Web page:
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Rasp-leaved Pelargonium

Pelargonium radens

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The Pelargonium radens is a rose-scented herbaceous shrub which flowers in abundance. This relatively short-lived plant naturally occurs in the southern and eastern Cape of South Africa along streams and in kloofs. It is used by gardeners as a decorative garden plant and is the one of the parent plants for the rose-scented geranium which is used in many essential oils. Not only does it function as an ornamental plant but it also has medicinal and culinary applications.

Planning

Difficulty
Easy
Flowering time
Spring, Summer
Fruiting time
Summer

Harvesting

Seeds are available directly after flowering (Summer-Autumn). Allow seed heads to dry on plants; remove and collect seeds. Harvesting of leaves is done 3 to 4 times per year. Actual time of harvesting is dependent on the stage of plant growth and the scent of crushed leaves. Harvesting is done by hand and should only be done on a dry day.

Propagation

Seed
Sow the seeds in well-drained potting soil. Sowing time is early autumn. Sowing depth is one-and-a-half times the size of the seed. Water thoroughly and provide light. Germination in 3 weeks.
Cuttings
Use semi-mature stem cuttings, apply a rooting hormone, and insert into a prepared hole. Keep moist. Rooting takes around 3 weeks.

Special features

Pot plant
Can be grown in various containers and window boxes provided sufficient drainage holes.
Indoor plant
Suitable for growing indoors and can be used as a houseplant.
Drought resistant
Drought tolerant once well established and suitable for xeriscaping.
Repels harmful insects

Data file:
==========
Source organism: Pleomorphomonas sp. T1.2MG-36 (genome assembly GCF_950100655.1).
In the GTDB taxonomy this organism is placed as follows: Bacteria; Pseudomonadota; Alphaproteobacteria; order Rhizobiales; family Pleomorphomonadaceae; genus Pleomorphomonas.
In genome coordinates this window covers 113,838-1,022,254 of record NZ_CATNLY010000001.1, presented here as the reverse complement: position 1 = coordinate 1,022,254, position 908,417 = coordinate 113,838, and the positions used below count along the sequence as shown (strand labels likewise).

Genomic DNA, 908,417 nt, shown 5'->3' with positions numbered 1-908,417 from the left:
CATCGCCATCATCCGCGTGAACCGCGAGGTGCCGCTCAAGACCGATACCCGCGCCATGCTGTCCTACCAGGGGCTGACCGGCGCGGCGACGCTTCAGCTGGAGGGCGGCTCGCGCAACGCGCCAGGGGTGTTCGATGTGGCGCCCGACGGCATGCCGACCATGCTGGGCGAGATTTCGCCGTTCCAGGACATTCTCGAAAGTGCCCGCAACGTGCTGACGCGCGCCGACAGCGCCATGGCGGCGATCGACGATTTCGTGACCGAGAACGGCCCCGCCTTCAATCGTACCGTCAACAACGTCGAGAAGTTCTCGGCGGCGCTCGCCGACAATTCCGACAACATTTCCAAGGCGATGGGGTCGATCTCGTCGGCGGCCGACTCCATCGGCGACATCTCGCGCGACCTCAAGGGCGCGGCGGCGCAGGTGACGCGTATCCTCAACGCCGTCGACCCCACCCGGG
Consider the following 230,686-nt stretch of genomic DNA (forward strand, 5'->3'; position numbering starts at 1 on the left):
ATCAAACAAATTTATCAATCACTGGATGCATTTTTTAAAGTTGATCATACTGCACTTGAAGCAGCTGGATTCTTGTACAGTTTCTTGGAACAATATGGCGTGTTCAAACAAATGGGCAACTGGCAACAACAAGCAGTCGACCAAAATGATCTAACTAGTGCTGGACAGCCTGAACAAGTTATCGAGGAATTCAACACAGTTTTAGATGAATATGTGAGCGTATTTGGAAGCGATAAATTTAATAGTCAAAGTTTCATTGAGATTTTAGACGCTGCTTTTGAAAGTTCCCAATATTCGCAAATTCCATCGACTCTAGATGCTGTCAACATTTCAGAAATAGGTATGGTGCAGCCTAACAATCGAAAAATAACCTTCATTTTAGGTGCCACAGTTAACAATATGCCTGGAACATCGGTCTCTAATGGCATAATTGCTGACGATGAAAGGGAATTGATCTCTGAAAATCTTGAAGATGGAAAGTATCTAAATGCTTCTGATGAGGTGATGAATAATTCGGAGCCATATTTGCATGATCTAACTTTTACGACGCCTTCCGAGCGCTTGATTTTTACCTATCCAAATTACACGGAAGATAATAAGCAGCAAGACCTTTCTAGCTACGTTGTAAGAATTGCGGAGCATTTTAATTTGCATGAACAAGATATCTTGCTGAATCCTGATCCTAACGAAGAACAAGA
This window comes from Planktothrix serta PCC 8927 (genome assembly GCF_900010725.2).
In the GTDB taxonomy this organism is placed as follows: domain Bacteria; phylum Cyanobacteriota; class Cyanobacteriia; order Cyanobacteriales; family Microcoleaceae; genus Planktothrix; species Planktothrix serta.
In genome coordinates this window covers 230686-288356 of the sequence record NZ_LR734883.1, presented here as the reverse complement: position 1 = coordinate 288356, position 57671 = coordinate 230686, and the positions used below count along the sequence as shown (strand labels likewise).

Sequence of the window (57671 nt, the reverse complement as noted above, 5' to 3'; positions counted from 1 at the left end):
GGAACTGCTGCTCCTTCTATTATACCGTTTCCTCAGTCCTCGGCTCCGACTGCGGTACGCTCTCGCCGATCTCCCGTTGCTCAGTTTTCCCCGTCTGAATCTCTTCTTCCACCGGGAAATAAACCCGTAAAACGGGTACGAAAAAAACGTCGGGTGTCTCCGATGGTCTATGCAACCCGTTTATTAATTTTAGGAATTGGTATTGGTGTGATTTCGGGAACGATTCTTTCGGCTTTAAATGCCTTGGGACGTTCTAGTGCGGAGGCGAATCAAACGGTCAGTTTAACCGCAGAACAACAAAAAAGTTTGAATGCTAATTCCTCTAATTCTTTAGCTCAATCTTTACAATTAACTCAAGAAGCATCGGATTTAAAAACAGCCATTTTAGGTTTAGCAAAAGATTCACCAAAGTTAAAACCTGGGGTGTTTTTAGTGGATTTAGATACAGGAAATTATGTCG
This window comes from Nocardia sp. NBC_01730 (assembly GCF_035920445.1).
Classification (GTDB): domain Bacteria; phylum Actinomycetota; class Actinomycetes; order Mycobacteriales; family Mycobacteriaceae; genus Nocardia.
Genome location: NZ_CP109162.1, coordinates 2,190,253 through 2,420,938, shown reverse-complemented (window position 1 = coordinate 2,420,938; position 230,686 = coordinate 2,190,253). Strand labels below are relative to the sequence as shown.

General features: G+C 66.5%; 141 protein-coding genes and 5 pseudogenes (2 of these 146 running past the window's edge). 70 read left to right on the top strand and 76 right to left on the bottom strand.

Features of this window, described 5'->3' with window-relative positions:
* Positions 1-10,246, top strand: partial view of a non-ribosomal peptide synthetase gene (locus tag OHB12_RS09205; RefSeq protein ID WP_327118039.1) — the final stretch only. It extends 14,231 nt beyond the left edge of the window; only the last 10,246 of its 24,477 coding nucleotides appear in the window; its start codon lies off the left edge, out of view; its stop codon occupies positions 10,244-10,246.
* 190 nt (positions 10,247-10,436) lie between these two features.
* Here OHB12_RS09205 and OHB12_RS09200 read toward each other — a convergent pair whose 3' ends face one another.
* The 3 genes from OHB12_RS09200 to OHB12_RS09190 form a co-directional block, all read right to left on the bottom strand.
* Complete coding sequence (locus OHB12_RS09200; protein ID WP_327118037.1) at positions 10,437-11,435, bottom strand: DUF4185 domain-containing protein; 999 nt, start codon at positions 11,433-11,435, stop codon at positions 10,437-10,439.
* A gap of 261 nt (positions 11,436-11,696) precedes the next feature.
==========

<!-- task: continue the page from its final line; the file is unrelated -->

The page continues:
The dried leaves are used as insect-repellent.

Geography

Origin
South Africa, Southern and Eastern Cape.
Natural climate
Mediterranean

Environment

Light
Full Sun
Soil moisture
Moist
Soil type
Loam, Sand, Clay, Gravel
Soil PH preference
Alkaline, Neutral
Frost hardiness
Tender

Uses

Medicinal
All parts of the plant are astringent. The fresh leaves are used externally as a rub for aching feet or legs.
Edible
Traditionally the edible leaves were used as a flavoring in jellies and in herbal teas. An essential oil extracted from the leaves and flowers is used commercially as a food flavoring and additive.
Insect repellant
Mosquitoes, flies and horseflies can't bear the smell of any scented geraniums, rub the leaves and sprigs onto counter tops and windowsills, over blankets and pillows to keep these pests away.

Personality

Family
Geraniaceae
Flower colour
, Pink, Purples
Scent
Strong

Problems

Pests include aphids, whiteflies, spider mites, japanese beetles, thrips, snails or slugs, vine weevil, cyclamen mite and mealy bugs. Diseases include bacterial blight, Geranium rust (Puccinnia Pelargonii-zoralis) and fungi Fusarium, Pythium, Botrytis, Verticillium and Lasiodiplodia, as well as grey mold.

Companion plants

Plant next to cabbages to repel the white cabbage butterfly. Edge your vegetable garden with any of the scented geraniums, their wonderful scent will lure insects away from the fruit and vegetables.
Cabbage
Cabbage
Brassica oleracea var. capitata

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